A study on morphology and the arterial supply of vermiform appendix in 50 cadavers in Tamil Nadu

Govindarajan, M (2007) A study on morphology and the arterial supply of vermiform appendix in 50 cadavers in Tamil Nadu. Masters thesis, Madurai Medical College, Madurai.


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INTRODUCTION: It is mysterious to say that appendix is a vestigial organ, as per the usual teaching in anatomy. Since it is a part of the large gut and the narrowest part of the alimentary tract, it should not be considered as vestigial organ. Much work has been done on its structural patterns, but only meagere work on its functional aspects. So there are unknown facts yet to be elucidated, about its functional aspects. As such appendix possess all the histological features, general for the large intestine without even a small layer in its degeneration. In modern days there is much of scientific improvement so as to utilise the appendix as a grafting organ to close the fistulae so it must be considered as an evolving organ and not as vestigial organ. There are not well proved phylogenetic evidences to consider appendix as a vestigial organ. So phylogenetically and anatomically it must be considered as evolving organ with much surgical significance. MATERIALS AND METHODS The study was conducted at the Madurai Medical College, Madurai. VENUE OF THE STUDY: 1. Institute of Anatomy, Madurai Medical College, Madurai. 2. Department of Forensic Medicine, Madurai Medical College, Madurai. SAMPLE OF THE STUDY: 50 human appendix specimens, of which 35 specimens were collected from the postmortem bodies and the remaining specimens from the dissection room cadavers. AGE DISTRIBUTION: Specimens belonged to the age group between 10–80 years. The age distribution ranged between 10–80 years in male and between 16 to 63 years in female. 1. Between 0 – 20 yrs/ 7 specimens. (male 3, female 4) 2. Between 21 – 40 yrs, 29 specimens (male 14, female 5) 3. Between 41 – 60 yrs, 17 specimens (male 14, female 3) 4. Above 60 yrs, 7 specimens (male 4, female 3) METHODS: 1. Manual dissection was done in 15 cadavers in the dissection room and 25 specimens from the post mortem bodies. 2. Indian Ink was injected in five of the post mortem appendix specimens to study the arterial pattern of appendix. 3. Lead oxide was injected in five post mortem specimens and manual dissection was done. CONCLUSION: The present study of the appendix in relation to the position, length, diameter and arterial supply are compared with the earlier reports. It is observed that the appendix may occupy varying positions and so apart from the typical presentation of the appendicular mass in the right iliac fossa, it may be present in the inguinal or preileal, or infra colic or retrocolic regions. Usually the appendicular abscess is localized, but it may infect the general peritoneal cavity if it is umbilical in position. In the present study, the appendix occupied the umbilical region in 10%. The maximum tenderness, usually it is present in the McBurney’s point. But the orifice of appendix in the present study is varying in position, for example in the posteromedial wall, in the lower pole of the caecum. Because of the varying position, the point of tenderness also may be elicited at varying position. It is observed that retrocaecal position is of usual occurrence in south Indian races and so the appendicular abscess is localized, usually it diagnosed without much difficulty. If retrocolic, it is behind the ascending colon and it may be time consuming to come to a definite diagnosis. If it is pelvic in position appendicitis is usually associated with pelvic peritonitis. It may present as a pararectal abscess or may mimic a pararectal abscess. In females it leads to pelvic peritonitis of the posterior compartment and may present as an abscess in the douglass pouch. If the appendix comes in to contact with ovary or fallopian tube, appendicitis may be complicated with salphingitis and oopheritis or a mere pelvic position may mimic salphingitis or oopheritis and difficulties may be encountered to come to a definite diagnosis. In the present study the postileal position was observed in 10% of cases. In postileal position the tip and the shaft of the appendix is present between the two layers of the mesentry at its root. So it may be present as retroperitonial abscess along the root of the mesentry. If the length of the appendix is longer it is within the two layers which causes lymphadenitis with lymphatic stasis, compression to the veins with venous stasis, the stasis of both giving rise to inflammatory oedema in the mesentry and in the small intestine. Inflamatory arteritis due to infection spreading from the lymphnodes or compression by the enlarged lymphnodes leading to thrombus formation in the vasarecta or in the arcades and if massive in the superior mesenteric artery itself leading to either localised ischemia to a particular region or whole of the gut supplied by the superior mesenteric artery finally leading to the gangrene of the bowl. The study of the diameter of the appendix is important in that, if the diameter in the ultrasonographic study is more than 6mm it is considered as a sign of appendicitis. The arterial pattern gains importance in relation to the ligation and division of the arteries. If the artery is directly in contact with the wall of the appendix it may be subjected to earlier periarteritis and thrombus formation. But if it is within the layers of the mesoappendix, the involvement of the artery may be late. So it is concluded that apart from the typical presentation of the appendix as described in the anatomical text books, it is observed that a position which is rare in some race becomes trivial in other races. We could not exclude that there are rarities and any presentaion must be given equal importance in order to prevent later complications.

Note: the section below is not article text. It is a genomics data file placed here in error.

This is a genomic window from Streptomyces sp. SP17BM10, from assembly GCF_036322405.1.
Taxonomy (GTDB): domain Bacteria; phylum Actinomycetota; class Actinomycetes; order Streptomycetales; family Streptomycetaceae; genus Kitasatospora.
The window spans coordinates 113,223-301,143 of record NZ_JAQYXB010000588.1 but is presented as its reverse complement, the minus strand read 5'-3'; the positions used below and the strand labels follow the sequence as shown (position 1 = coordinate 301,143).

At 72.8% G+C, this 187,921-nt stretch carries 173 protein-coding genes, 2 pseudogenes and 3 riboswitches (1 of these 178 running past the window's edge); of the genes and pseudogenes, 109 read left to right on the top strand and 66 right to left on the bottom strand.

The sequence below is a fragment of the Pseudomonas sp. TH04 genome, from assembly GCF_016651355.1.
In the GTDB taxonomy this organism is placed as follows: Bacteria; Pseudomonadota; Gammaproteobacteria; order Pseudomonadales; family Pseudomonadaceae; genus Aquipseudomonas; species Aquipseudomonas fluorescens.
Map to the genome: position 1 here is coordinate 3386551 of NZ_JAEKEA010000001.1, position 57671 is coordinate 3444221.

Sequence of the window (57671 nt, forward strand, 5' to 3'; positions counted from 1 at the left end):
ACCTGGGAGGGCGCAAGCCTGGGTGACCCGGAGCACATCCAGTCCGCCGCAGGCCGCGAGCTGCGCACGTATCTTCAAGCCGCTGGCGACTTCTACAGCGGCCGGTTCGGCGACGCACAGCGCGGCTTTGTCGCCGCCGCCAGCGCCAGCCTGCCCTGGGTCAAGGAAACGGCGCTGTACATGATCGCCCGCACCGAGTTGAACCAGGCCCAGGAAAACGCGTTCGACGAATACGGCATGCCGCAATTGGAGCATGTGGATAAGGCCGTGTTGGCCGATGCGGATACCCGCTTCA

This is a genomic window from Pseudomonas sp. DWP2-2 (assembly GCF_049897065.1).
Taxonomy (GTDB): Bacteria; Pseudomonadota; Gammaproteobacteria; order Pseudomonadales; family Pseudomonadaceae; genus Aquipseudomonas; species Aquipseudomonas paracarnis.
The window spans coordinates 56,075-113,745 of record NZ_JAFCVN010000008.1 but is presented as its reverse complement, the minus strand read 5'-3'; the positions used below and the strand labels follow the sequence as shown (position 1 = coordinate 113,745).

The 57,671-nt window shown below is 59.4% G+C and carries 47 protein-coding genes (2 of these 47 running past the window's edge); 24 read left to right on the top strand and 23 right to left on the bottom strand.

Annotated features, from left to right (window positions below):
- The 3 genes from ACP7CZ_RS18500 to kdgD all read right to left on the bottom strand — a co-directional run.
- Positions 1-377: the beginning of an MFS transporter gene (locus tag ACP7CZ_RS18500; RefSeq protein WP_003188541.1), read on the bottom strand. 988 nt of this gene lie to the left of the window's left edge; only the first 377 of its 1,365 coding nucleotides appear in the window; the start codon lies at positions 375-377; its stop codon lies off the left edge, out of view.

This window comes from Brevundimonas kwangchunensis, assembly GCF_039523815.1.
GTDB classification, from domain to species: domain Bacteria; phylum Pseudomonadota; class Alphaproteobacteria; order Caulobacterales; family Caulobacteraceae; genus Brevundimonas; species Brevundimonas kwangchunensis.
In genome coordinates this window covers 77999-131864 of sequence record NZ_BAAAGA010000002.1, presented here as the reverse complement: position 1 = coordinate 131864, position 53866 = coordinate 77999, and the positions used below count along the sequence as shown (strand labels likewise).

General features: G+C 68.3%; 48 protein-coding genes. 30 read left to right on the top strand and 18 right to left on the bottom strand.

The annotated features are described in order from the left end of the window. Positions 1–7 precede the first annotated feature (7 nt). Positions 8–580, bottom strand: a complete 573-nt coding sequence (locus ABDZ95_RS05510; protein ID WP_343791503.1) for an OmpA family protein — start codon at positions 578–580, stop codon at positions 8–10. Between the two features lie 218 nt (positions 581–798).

Item Type: Thesis (Masters)
Uncontrolled Keywords: morphology, arterial supply, vermiform appendix, 50 cadavers.
Subjects: MEDICAL > Anatomy
Depositing User: Subramani R
Date Deposited: 05 Oct 2019 07:45
Last Modified: 05 Oct 2019 14:17
URI: http://repository-tnmgrmu.ac.in/id/eprint/11684